• Last year the police minister visited Diepsloot, and an additional 120 officers and 16 extra police vehicles were deployed.
  • But residents say the policing blitz failed to secure any long-term gains against crime and the situation is now as bad if not worse than ever.
  • Streetlights have not worked for years and Diepsloot remains dark and dangerous.
  • Out of desperation informal settlements have tried to create their own gated communities.

By Chris Gilili

“Criminals do as they please. They break into houses and also kill people,” Diepsloot resident Tuwani Khakhu told GroundUp. “The police seldom come … We are scared at night in Diepsloot and stay locked indoors.”

Media attention on the mob killing of a Zimbabwean man, Elvis Nyathi, a year ago, saw police minister Bheki Cele visit Diepsloot, in the north of Johannesburg, and promise to deploy 120 officers, including members of the tactical response team (TRT) and the Public Order Police (POP), and an additional 16 vehicles.

But according to residents such as Khakhu, who has lived in the area since 2000, it “did not help” and crime is as bad if not worse than ever. A year later “nothing has changed”, he says.

In an attempt to safeguard themselves, residents in an informal section of Diepsloot erected enormous zinc sheet gates between the main road and their shacks in 2021. The gates are closed at 9 pm and only reopened at 5 am. No one may enter the settlement during these hours. But burglaries still happen.

“We have installed these gates because we feel like the police are failing us,” said Khakhu. “I think more patrols can help with eradicating crime. Especially during the night.”

Oscar Mpephu, who owns an electronics and homestore shop, said, “The visibility of the TRT police team helped a bit last year, but there were too few of them. We need more.”

“We stay up until very late, especially on weekends, because criminals are always working. We are not safe at all … I have seen people getting mugged in front of my shop,” he said.

Back in 2016, after years of protests, the 140,000 residents of Diepsloot finally got their own police station. The construction work alone took nine years.

Residents had hoped this was the solution to endemic crime, but such hopes have since been dashed. Protests over a lack of policing continue.

“Maybe if they can fix the streetlights, crime will be minimised, especially in the informal areas, because it gets seriously dark in between these shacks,” says Eric Makhaya who has lived in Diepsloot since 2010.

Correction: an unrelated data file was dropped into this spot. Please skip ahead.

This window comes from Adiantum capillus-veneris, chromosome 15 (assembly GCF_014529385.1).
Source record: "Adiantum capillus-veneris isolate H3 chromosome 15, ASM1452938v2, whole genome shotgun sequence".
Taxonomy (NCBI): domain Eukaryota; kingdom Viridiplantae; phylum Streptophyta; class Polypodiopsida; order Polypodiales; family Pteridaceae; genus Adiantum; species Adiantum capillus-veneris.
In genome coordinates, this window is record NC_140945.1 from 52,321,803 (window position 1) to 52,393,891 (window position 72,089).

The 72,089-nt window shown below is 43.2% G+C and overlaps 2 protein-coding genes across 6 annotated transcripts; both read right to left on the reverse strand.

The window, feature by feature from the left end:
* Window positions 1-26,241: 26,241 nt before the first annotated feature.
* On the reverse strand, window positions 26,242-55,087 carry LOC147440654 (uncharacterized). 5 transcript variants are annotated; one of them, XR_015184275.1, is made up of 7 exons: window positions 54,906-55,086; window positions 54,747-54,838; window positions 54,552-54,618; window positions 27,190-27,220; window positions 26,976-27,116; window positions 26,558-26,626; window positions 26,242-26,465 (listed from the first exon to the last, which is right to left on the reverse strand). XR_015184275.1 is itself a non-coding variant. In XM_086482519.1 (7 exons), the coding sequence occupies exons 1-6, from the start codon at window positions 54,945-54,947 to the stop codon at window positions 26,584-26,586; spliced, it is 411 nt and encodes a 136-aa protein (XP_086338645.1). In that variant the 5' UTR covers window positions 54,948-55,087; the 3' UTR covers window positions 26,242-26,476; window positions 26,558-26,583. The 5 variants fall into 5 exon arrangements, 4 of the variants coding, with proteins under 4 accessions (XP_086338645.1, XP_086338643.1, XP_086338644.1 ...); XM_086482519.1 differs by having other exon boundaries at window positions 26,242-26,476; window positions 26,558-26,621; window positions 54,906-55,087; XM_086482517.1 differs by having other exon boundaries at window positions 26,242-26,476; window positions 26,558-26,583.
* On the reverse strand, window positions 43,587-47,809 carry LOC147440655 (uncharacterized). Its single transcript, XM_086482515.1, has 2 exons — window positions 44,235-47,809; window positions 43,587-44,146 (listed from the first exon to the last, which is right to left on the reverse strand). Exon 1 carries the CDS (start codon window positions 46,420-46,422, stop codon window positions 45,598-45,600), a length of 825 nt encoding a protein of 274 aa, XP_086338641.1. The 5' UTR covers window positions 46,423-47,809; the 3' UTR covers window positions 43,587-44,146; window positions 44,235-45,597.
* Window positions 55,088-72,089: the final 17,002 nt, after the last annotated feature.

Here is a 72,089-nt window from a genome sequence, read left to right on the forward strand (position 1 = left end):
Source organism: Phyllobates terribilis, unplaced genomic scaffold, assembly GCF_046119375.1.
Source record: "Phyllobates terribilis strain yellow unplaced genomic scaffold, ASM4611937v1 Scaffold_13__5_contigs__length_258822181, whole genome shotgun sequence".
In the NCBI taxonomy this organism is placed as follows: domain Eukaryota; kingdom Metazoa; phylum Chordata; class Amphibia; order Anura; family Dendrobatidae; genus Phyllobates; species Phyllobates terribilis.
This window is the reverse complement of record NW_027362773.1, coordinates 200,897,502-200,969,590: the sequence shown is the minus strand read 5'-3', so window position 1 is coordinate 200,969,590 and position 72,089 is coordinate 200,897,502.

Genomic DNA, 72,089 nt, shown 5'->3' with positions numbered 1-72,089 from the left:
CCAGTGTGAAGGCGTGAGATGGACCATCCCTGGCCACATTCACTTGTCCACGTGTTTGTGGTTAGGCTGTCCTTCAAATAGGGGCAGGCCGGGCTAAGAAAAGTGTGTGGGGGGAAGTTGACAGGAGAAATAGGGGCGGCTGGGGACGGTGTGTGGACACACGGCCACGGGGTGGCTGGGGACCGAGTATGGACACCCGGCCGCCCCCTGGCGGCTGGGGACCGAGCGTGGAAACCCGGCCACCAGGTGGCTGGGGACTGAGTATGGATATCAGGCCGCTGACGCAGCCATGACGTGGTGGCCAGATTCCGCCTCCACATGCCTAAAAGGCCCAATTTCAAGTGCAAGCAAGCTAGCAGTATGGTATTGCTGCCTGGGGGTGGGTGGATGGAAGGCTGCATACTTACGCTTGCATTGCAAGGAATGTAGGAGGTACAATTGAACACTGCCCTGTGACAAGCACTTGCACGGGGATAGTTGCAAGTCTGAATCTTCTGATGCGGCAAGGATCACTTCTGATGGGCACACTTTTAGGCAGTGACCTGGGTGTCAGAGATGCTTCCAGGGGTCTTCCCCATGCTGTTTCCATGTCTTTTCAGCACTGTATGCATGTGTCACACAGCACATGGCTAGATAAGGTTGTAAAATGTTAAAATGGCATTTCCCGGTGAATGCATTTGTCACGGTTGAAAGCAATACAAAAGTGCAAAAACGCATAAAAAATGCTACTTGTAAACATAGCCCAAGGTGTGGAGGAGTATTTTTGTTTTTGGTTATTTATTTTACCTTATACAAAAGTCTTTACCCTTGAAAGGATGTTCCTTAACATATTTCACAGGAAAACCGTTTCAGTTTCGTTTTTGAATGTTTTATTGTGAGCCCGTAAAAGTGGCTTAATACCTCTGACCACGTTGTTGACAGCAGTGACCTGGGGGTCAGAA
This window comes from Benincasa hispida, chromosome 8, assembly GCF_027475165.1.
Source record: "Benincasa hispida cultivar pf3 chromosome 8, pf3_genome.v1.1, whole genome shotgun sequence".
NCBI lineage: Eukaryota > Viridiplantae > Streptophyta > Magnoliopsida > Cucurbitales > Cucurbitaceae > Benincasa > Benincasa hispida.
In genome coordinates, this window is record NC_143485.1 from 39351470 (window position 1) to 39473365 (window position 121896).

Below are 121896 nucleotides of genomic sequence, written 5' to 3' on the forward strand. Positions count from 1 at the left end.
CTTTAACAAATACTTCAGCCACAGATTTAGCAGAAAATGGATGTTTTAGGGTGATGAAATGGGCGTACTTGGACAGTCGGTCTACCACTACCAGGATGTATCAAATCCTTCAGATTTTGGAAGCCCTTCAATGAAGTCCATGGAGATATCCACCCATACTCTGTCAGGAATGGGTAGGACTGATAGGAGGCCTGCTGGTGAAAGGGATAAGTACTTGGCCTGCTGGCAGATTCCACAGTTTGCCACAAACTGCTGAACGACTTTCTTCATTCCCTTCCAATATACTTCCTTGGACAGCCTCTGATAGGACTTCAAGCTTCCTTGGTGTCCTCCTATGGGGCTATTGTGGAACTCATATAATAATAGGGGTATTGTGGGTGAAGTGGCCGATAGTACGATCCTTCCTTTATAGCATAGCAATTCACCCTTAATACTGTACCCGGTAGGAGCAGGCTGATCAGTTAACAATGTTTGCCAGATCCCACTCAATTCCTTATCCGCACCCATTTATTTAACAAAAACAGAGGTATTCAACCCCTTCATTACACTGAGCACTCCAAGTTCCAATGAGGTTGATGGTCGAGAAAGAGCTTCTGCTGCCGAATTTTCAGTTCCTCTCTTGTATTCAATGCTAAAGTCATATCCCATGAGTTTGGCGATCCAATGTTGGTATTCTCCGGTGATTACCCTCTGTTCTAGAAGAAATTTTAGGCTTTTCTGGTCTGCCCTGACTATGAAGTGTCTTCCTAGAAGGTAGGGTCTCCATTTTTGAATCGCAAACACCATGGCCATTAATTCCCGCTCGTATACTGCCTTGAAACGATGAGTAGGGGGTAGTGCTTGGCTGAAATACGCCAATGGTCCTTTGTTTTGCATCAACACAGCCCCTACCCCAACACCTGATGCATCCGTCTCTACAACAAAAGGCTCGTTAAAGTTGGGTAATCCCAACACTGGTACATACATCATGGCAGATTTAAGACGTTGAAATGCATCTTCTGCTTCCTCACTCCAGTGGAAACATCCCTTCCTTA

“Criminals do as they please here and police do nothing about it,” says Willie Hlungwane, a community policing forum member and ward 95 South African National Civic Organisation (SANCO) chairperson.

Hlungwane did however praise the deployment of the TRT.

“As residents we have formed different community led organisations to fight crime: Diepsloot Residents Association (DRA), Diepsloot Community Forum (DCF), and a Neighbourhood Watch group,” he said.

He said the gates erected by the community get vandalised by criminals and can’t always close.

He identified drugs and illegal firearms as major problems.

“We need Apollo lights because all the streetlights you see here are not working. We have been pleading for years for the streetlights to be fixed, as that would make a difference,” Hlungwane said.

According to the recent crime statistics released by the South African Police Service, from January to March 2023 there were 20 murders, up from 19, 15, 17 and 11 in the past four years (2022 to 2019) for the same period. Diepsloot Police Station is seventh in the province and 28th in the country for the most rape cases reported.

Police Colonel Dimakatso Nevhuhulwi told GroundUp that policing Diepsloot is a logistical challenge because of expanding informal settlements.

“The station is doing the most with the resources they have to ensure maximum visibility,” she said.

The Diepsloot Police Station serves Diepsloot Extension 1 to 13, Riverside View, Northern Farms, Nietgedacht, Thabo Mbeki, Malatji, Drummond and Lanseria.

Recently, the Gauteng government met with Diepsloot residents at the Youth Centre to propose the installation of CCTV cameras to reduce crime and it received a positive response.

City Power responds

City Power blamed vandalism saying the lighting infrastructure is “vandalised and often stolen at a faster rate than we can replenish”.

“In some instances, criminals vandalise the lights to enable themselves to conduct their criminality, rob residents, hijack cars and so forth”.

“Eskom also removed the transformer in extension 1 due to the mushrooming illegal connections from the nearby informal settlement. After that, they vandalised the streetlights to connect themselves to the streetlights power source which is also connected to Eskom.”

“We are busy with the installation of solar High Mast lights (Apollo) in the area – a project which is being rolled out across the City in non-affluent areas, especially those supplied by Eskom.” –

This article is republished from GroundUp under a Creative Commons license. Read the original article groundup.org.za

Leave a Reply

Your email address will not be published. Required fields are marked *